I bought a dress and a week later encountered someone with the same dress, which she bought on sale for half the price I paid.  My response?  “Oh well….”

* * *

Bought a new car and paid $23,974.   A month later I open the newspaper to find the same dealer is now selling my car for $20,798.   My response?  “Wish I’d know prices would drop and I’d get a better deal …. oh well.  Win some, lose some”

* * *

In January cruise lines said they were raising Mediterranean  cruise fares because of increased demand.  Cruise writers said the big discounts we saw last year were a thing of the past and many advised booking early to lock in the cabin I want   So I booked my August Greek Island cruise in January.   Now I find the same cabin selling for half the price.

My response?  #0!?@$!#!!!    I was screwed by the cruise line and the travel agent into paying twice as much as everyone else.  Now I find I can’t even cancel without losing thousands of dollars!!  Boy, am I gonna get them for it.

* * *

What is it about cruises that makes people see red when fares drop after we booked?  Not only that, we take it personally: “they screwed me”!   After all, the price of any item we purchase may — and frequently does — drop.  The difference is we don’t go ballistic about it.    We don’t scream that the store, website, car company or dealership tried to screw us.

Why Did Fares Fall So Much?

Cruise line raised their fares last year in anticipation of what they believed would be a big increase in passengers.    What no one factored in was the rise in the price of fuel which resulted in airline prices skyrocketing.  And no on predicted that the citizens of Tunisia and Egypt were fed up with totalitarian regimes to the point that thousands of people took to the streets demanding that leaders step down.

Americans rethought their vacation plans, deciding airfare make the vacation prohibitively expensive; besides, do I want to go if there’s all this unrest?   Many Americans are geographically-challenged — they  backed out of Greek Island cruises because they were just too close to Egypt.  Actually, until a few days ago, when riots broke out in Greece as well, I planned to suggest grabbing some of the incredible deals available now, which, in some cases, offset the high airfare.

So the cruise industry, which had steeply increased capacity (Royal Caribbean moved half its fleet of 22 ships to Europe), was stuck with a huge number of ships no one was booking.    Of course they had to slash fares.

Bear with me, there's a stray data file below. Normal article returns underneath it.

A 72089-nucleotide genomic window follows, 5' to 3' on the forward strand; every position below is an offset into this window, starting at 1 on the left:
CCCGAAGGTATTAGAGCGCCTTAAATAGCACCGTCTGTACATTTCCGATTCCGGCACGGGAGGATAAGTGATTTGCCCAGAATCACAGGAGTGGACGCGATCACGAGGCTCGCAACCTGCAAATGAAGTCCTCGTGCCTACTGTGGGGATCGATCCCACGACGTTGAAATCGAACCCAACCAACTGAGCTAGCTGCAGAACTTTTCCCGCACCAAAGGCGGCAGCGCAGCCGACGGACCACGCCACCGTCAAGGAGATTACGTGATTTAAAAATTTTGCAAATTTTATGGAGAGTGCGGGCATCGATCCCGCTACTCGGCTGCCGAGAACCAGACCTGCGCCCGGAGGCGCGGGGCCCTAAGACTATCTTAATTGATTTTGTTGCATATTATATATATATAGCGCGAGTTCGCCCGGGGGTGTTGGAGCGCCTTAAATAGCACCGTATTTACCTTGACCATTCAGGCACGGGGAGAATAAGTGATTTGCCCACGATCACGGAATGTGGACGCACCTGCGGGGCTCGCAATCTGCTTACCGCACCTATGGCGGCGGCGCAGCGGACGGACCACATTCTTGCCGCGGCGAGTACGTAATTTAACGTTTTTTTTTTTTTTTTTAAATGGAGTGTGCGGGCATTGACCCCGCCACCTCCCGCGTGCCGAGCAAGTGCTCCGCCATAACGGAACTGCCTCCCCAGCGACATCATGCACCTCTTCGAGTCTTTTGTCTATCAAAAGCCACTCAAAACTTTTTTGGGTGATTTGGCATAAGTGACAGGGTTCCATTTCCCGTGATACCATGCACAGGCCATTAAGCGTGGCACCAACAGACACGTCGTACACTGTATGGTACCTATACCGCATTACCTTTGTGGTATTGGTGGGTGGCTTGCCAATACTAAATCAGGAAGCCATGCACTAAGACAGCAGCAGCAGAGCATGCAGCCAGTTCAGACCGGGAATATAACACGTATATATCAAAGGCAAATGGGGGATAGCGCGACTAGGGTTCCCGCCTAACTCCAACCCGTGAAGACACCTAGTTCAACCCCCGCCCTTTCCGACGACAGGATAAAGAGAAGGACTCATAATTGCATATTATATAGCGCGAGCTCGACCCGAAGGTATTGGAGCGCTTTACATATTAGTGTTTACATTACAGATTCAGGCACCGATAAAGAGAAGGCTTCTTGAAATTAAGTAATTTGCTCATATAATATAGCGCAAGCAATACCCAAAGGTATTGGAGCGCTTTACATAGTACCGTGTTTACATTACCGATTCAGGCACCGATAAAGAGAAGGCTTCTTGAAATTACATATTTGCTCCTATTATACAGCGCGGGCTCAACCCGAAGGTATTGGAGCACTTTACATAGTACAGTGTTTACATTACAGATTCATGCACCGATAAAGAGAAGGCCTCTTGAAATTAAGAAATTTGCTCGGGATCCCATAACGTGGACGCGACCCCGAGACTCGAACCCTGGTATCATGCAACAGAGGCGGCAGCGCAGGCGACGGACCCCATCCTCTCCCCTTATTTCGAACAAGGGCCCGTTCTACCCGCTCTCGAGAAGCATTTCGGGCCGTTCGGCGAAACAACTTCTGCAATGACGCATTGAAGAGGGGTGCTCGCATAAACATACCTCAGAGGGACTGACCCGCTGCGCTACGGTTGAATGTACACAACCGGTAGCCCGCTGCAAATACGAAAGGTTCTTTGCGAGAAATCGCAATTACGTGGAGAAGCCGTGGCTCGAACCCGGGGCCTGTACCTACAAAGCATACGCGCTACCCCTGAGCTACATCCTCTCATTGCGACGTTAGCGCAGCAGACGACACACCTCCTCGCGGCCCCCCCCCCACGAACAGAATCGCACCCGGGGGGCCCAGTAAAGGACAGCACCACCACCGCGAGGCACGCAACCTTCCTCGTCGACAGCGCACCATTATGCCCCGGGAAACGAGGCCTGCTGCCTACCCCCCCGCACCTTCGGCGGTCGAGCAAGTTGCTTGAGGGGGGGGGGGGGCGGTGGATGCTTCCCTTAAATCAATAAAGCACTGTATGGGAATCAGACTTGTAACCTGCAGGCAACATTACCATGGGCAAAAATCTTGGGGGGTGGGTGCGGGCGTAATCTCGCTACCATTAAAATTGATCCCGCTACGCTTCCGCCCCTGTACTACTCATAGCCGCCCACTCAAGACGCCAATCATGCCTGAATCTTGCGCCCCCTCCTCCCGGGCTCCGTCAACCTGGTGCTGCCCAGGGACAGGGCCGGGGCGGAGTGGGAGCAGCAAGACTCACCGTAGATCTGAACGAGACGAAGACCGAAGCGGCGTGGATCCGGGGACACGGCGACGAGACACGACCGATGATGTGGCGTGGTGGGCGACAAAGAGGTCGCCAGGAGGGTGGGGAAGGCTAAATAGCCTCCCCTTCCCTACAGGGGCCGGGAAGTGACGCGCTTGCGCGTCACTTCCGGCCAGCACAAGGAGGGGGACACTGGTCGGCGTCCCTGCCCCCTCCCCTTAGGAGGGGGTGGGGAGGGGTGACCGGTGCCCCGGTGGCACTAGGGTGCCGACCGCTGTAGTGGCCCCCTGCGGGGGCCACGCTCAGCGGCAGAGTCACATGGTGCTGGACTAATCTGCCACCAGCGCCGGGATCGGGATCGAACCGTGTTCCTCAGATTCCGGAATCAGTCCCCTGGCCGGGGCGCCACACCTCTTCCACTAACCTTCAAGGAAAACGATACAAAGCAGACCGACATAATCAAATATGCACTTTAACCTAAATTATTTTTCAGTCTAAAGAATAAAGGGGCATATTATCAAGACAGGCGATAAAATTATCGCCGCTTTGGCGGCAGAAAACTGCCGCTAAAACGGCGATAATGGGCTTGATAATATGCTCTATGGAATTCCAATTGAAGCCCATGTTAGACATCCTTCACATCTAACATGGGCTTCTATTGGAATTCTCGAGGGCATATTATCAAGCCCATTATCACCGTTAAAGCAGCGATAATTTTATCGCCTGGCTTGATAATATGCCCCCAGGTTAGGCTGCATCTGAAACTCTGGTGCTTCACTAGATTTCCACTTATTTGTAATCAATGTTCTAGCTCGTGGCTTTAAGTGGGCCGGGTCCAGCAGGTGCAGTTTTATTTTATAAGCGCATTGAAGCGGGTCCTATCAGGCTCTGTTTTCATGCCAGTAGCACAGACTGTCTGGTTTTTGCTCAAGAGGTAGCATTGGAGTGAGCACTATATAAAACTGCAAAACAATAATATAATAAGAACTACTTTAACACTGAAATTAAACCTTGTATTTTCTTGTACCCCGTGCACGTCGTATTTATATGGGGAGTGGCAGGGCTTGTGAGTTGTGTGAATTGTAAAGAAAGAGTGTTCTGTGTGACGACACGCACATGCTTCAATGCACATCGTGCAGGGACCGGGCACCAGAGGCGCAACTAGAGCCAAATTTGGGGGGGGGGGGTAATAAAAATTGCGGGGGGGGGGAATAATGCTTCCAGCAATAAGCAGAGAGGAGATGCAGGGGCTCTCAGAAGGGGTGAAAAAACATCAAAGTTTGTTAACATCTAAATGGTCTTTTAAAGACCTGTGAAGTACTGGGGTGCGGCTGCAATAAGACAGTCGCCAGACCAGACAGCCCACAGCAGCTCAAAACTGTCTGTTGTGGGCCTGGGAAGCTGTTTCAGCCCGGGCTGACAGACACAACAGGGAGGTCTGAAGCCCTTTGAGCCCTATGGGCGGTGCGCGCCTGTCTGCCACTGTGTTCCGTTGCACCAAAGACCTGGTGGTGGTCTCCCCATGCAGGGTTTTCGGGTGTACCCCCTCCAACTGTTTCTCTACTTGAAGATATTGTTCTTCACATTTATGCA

According to the New York Times,  Royal Caribbean offers “the cheapest rates.  Hotwire.com recently listed a seven-night Mediterranean cruise departing from Venice on Royal Caribbean’s Voyager of the Seas in late June for as low as $499 a person for an inside cabin, roughly 30 percent off the normal price in late June.”   However,RCI isn’t alone:   Norwegian Cruise Line announced a fare of $349 per person, double occupancy on a one-week Europe cruise which was snapped up quickly by bargain hunters.

A few weeks after the fall of Lehman Brothers I went into Saks Fifth Avenue because I’d heard there were incredible sales.  What astonished me was seeing large bins overflowing with stacks of cashmere scares and gloves,  $200 sweaters reduced to $70.  But after a few months New Yorkers got a grip and things went back to a “new normal” … none of us were blowing money recklessly on needless things but we still shopped.  Before Lehman Brothers fell, however, I’m sure people paid full price for many of the same items now slashed by up to 70% yet nowhere did I read that angry Saks’ customers were storming the gates because they paid more.

Sometimes you win, sometimes you loose. Isn’t that the attitude most of us take when it happens to us?   The exception is a cruise.

What You Can Do About It

First of all, watch the price of the cabin you booked.  If you start seeing big drops in fares, call your travel agent.

According to Jean Mallory, Manager of White Travel (which has sold cruises exclusively for 36 years),  “As long as the client has not made their final payment,  MOST cruise lines reduce the prices MOST of the time.   Some cruise lines will  adjust the rate even after final payment.”   But she pointed out that the cruise lines know that up until final payment , the client can cancel with no penalties.  They don’t want to lose passengers.

Remember, it’s YOUR responsibility to keep a tab on cruise fares.  That’s why you shouldn’t blame anyone but yourself  if, after final payment is made, you wind up with a much higher rate than others

What’s Ahead

Historically the lowest cruise prices are found in the fourth quarter (Sept. to December) and it looks like this year won’t be different.   Between hurricane season, the kids returning to school and the approaching holiday, most people prefer to head to the Caribbean after the new year.

An added bonus is that cruise lines are repositioning ships out of the Caribbean to east, west and gulf ports because over-capacity leads to price wars.   And, with the expense and hassle of flying, most of us prefer to drive to a local port, if possible.

This winter:  While Caribbean cruise fares are usually lower than ships sail from New York, Baltimore, Charleston, where there is less competition, you may want to pay a bit more to avoid the high costs of flying and the hassle.

But whatever happens, please don’t blast the cruise line and travel agents if you must spend a bit more.  Remember, when you booked the cruise the price you agreed to was reasonable; you booked it because you could afford it.